Timed systems, as well as message passing systems, have been studied extensively over the last two decades. However in many real-life applications, as exemplified in the UML language, it is necessary to deal with systems that incorporate both message-passing concurrency and real time behaviors. The study of such systems started only recently and most of the obtained results are negative — showing the undecidability of fairly elementary properties. There have been a few positive results, especially when one restricts the message-passing communication to be bounded and further imposes restrictions on the permitted timing constraints. We believe that these positive results are only the beginning and suggest models that can be analyzed by combining techniques from the two domains in a nontrivial manner.
Dynamic Distributed Systems Nowadays, computer systems are marked by the interaction of numerous processes, whose number and communication topology are in general not fixed and evolve dynamically durint the execution. Examples include protocols for mobile computing and ad-hoc networks, which are designed for an open world, where the participating actors are not all known in advance. Unfortunately, the most well-studied notions in the context of distributed systems such as communicating finite-state machines, message sequence charts, or multi-pushdown systems, restrict to fixed architectures with a predetermined set of processes. While notions for fixed architectures come with a mature theory and robust models, a similar framework for the dynamic setting is missing. We therefore aim at developing models and notions that extend the state of the art and serve as a framework for analysis and synthesis of dynamic distributed systems.
A first automata model —tailored to the message sequence charts mentioned in the previous paragraph— was defined by Bollig and Hélouet. However, language theoretical properties and connections with logic are still unknown. In particular, a basic notion of regularity, as it was established for message sequence charts by Mukund et al., would be a starting point to obtain robust automata models and logics. Interestingly, there seem to be connections with data words/trees (over infinite alphabets), which recently attracted a lot of interest from the database community. It would be worthwhile to transfer these results to our, more specialized setting, where the infinite alphabet will be used to model process identifiers.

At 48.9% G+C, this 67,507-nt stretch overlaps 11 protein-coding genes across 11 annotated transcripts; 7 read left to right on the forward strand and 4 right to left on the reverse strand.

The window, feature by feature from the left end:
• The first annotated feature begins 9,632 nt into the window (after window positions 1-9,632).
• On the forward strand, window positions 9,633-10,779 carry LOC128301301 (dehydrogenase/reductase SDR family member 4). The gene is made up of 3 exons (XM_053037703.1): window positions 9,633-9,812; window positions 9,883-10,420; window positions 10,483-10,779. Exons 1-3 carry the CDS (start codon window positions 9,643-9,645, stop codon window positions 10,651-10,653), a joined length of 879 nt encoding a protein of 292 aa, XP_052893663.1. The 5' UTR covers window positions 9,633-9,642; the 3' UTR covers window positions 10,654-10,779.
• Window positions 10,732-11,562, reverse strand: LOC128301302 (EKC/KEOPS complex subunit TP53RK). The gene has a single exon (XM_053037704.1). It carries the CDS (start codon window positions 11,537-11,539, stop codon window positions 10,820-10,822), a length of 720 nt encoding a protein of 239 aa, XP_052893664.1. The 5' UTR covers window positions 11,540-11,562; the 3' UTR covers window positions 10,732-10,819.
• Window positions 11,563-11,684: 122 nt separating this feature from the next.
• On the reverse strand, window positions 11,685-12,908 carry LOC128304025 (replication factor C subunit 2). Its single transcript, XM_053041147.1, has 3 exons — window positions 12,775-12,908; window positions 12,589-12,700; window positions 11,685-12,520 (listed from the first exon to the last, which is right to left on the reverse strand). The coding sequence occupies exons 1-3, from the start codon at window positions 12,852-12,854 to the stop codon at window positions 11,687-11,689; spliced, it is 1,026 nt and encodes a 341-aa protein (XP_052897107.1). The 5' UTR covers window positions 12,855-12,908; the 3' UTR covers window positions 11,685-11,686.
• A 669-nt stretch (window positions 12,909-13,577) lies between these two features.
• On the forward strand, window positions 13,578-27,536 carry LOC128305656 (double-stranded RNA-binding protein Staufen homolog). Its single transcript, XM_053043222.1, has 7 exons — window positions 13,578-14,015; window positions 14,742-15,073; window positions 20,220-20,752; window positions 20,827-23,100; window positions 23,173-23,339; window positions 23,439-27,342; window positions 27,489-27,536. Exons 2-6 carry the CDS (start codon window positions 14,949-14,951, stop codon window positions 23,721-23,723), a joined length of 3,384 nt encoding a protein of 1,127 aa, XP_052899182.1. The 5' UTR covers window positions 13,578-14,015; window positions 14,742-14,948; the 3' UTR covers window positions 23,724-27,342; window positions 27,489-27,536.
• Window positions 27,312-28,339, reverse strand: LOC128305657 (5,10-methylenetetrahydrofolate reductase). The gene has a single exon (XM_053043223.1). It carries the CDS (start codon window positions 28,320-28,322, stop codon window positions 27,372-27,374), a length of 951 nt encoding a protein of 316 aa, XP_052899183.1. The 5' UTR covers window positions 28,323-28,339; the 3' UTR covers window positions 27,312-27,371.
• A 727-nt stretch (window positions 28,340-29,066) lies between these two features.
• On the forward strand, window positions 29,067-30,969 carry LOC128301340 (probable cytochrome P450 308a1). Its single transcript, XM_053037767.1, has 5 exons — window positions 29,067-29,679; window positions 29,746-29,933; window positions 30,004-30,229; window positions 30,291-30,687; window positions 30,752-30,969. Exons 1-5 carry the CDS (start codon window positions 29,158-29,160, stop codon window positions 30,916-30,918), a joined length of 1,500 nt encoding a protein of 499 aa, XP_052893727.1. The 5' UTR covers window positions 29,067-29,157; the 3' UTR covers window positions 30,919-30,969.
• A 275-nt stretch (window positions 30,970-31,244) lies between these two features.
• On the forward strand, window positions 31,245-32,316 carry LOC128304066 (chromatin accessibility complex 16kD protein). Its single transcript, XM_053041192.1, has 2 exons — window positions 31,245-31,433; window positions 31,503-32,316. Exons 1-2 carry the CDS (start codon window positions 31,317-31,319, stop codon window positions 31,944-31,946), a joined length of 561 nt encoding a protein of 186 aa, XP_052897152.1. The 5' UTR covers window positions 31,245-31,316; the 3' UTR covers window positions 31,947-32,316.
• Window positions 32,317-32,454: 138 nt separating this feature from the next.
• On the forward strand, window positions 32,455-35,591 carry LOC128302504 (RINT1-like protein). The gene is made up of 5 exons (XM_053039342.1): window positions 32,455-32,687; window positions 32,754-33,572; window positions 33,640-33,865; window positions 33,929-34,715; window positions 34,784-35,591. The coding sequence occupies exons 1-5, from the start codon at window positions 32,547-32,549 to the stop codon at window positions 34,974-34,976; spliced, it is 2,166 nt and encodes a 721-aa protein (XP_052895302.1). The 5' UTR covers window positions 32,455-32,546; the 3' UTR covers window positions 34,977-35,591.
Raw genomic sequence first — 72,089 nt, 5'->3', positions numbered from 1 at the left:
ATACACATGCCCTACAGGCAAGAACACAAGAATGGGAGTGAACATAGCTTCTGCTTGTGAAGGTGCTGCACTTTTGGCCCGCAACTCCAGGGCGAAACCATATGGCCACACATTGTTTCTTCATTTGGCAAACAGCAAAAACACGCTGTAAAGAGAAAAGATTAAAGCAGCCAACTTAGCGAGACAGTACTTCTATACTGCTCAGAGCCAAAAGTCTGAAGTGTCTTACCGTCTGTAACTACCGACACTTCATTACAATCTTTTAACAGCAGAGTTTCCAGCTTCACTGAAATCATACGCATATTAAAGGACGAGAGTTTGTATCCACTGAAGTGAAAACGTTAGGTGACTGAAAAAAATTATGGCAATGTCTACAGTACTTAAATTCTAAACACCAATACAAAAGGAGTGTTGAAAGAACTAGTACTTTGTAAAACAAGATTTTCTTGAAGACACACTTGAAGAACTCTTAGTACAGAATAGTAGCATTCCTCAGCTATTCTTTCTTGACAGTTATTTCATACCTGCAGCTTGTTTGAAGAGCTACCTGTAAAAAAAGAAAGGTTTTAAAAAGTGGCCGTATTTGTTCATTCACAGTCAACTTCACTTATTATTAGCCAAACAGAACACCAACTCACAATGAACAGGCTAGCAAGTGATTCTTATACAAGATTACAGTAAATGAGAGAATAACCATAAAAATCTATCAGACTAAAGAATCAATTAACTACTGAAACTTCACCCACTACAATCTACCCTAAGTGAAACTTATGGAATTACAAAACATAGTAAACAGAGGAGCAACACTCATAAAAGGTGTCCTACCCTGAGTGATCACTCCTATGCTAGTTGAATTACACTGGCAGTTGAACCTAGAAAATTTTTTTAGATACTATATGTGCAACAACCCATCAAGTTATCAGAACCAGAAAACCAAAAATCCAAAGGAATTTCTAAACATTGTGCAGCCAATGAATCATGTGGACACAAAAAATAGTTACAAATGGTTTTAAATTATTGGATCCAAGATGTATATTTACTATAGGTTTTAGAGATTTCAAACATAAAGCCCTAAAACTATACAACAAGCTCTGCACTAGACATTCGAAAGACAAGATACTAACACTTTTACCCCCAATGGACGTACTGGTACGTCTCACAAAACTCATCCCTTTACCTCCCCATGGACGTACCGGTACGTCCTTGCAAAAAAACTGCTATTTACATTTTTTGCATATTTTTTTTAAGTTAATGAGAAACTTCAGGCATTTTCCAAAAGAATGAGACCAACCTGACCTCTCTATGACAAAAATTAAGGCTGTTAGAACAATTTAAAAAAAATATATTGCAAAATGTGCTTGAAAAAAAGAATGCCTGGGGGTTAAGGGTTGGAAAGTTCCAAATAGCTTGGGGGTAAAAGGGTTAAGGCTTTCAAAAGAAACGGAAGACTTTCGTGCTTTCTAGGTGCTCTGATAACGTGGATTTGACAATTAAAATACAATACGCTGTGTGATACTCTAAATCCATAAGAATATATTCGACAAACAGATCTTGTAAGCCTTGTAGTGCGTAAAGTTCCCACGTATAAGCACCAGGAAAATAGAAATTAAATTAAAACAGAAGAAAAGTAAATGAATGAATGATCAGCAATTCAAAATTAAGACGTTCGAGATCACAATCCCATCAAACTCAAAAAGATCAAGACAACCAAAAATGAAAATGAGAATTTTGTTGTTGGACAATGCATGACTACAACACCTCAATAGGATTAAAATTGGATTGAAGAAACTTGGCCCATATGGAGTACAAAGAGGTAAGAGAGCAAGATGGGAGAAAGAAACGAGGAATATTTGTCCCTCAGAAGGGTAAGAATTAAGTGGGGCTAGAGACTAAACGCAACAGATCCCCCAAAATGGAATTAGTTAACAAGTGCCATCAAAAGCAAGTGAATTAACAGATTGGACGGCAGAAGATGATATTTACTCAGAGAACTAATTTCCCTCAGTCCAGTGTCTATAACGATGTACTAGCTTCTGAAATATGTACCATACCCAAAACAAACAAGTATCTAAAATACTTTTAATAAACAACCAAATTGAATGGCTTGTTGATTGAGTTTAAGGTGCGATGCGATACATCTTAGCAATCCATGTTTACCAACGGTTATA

Quantitative Query Languages for XML Documents Formal methods for specifying and verifying qualitative as well as probabilistic properties of critical systems are already well-developed. But other quantitative properties of systems are of interest, e.g., energy consumption, waiting time, various kinds of costs or rewards, their probabilistic versions such as expected rewards, etc. Weighted automata provide a very general framework for the modeling of quantitative systems but a strong theory for specifying and verifying quantitative properties still needs to be developed. In 2005, Droste and Gastin introduced a quantitative (weighted) extension of MSO logic and established its relationship with weighted automata. This result has been generalized to numerous settings such as trees, pictures, concurrent systems, but weighted extensions of temporal logics (linear time or branching time) are lacking. A corresponding study would also add value to issues in database theory: Query languages such as XPath are used to perform queries in XML trees, in order to select nodes having certain desired property, and to extract the relevant information. In this framework, queries are Boolean: a node is selected or not by a query.
Our aim is to extend Boolean queries to quantitative ones, to express for instance the cost required to answer a query at a given node, or the probability that a node is selected by a query. In the same way in which MSO properties on words are captured by finite automata, appropriate types of tree-walking automata can capture boolean properties expressed by query languages. We want to extend classical tree-walking automata with weights to capture the expressive power of weighted queries and obtain decidability results. For the word case, some positive results have recently been obtained. In the context of databases and XML, however, they have to be extended to trees, which will require substantially more work and different techniques.